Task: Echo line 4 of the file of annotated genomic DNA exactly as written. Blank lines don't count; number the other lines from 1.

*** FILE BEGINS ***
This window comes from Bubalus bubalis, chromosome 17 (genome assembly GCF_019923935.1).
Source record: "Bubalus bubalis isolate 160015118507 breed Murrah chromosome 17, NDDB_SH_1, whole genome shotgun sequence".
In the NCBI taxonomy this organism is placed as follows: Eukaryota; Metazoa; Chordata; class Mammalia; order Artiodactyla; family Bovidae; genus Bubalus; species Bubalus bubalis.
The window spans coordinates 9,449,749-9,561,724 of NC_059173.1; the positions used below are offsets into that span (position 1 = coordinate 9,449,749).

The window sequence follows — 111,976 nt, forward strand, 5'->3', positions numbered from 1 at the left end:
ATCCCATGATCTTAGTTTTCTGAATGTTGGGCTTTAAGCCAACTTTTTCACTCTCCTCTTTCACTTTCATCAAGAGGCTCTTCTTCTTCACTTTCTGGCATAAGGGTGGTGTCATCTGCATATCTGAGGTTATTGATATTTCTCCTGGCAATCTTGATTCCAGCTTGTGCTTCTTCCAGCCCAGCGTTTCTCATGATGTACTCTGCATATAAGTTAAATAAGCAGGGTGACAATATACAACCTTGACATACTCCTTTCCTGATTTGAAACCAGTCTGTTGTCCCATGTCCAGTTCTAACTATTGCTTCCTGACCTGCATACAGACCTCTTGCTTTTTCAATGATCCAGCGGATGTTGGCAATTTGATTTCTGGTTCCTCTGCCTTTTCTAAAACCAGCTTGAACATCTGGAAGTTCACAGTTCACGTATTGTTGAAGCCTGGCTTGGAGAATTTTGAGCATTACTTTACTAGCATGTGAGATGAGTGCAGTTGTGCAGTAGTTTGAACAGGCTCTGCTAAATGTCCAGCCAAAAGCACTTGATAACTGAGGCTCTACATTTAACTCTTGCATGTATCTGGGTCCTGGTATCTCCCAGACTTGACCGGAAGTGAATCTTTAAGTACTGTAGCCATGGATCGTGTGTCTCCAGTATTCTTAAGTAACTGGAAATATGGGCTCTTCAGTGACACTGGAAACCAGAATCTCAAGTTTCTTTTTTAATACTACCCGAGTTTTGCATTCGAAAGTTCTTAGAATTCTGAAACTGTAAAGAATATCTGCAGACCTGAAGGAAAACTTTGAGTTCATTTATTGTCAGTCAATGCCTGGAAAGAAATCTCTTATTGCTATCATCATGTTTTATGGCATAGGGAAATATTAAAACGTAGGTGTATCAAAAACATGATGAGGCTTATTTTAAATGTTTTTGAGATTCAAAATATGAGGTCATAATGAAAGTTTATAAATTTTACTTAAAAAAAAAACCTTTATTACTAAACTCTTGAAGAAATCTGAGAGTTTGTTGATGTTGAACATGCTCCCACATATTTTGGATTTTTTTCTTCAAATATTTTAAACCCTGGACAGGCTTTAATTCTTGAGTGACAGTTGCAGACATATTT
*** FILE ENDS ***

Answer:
The window spans coordinates 9,449,749-9,561,724 of NC_059173.1; the positions used below are offsets into that span (position 1 = coordinate 9,449,749).